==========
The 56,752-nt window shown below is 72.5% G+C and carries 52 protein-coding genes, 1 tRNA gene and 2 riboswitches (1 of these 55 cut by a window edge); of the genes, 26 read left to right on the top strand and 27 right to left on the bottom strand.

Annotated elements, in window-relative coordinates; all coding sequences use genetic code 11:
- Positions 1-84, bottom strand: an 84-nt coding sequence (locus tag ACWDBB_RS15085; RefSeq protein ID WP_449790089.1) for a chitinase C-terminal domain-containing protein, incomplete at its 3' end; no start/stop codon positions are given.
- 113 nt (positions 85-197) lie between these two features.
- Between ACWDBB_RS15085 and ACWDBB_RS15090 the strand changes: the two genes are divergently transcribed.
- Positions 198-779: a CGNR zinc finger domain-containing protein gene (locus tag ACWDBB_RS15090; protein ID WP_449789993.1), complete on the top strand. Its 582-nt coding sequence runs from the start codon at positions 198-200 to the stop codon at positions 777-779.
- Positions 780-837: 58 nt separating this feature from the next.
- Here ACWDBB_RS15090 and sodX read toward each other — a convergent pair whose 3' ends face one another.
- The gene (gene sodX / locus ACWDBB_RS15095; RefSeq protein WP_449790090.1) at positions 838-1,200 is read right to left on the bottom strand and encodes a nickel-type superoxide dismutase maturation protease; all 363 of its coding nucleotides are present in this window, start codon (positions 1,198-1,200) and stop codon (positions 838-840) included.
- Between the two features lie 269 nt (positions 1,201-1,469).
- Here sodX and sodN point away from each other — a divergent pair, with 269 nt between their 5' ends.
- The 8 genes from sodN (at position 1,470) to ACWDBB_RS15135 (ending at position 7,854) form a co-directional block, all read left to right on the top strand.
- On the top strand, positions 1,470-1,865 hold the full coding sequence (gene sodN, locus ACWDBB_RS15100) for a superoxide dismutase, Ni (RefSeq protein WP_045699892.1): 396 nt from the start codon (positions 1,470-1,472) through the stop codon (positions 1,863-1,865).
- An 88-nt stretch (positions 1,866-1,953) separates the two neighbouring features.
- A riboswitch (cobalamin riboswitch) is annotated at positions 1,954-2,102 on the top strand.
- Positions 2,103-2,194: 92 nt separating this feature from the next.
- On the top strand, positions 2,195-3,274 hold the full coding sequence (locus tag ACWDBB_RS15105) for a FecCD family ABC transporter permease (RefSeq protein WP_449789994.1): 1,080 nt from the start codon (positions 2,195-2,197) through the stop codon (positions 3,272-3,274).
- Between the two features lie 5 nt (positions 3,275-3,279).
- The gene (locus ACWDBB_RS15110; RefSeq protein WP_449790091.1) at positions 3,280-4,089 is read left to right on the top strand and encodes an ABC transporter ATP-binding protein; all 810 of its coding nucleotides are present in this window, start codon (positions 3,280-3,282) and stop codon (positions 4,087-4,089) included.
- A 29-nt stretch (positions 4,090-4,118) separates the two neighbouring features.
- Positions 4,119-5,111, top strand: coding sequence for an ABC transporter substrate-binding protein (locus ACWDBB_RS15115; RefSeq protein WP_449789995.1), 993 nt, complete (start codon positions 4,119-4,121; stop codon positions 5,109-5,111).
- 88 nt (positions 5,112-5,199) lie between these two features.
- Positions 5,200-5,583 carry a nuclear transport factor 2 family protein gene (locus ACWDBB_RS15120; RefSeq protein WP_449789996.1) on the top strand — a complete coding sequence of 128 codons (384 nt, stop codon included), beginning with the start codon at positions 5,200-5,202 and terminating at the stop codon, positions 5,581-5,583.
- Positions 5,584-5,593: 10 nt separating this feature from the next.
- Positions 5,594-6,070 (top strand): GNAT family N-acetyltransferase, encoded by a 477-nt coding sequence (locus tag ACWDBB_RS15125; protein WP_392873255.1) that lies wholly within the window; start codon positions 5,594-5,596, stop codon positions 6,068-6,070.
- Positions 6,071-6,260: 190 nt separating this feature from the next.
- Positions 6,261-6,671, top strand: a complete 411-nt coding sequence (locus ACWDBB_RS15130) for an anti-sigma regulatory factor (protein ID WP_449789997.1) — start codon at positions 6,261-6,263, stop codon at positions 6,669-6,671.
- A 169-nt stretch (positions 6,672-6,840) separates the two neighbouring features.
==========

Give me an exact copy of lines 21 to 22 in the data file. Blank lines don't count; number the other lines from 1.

- Positions 4,119-5,111, top strand: coding sequence for an ABC transporter substrate-binding protein (locus ACWDBB_RS15115; RefSeq protein WP_449789995.1), 993 nt, complete (start codon positions 4,119-4,121; stop codon positions 5,109-5,111).
- 88 nt (positions 5,112-5,199) lie between these two features.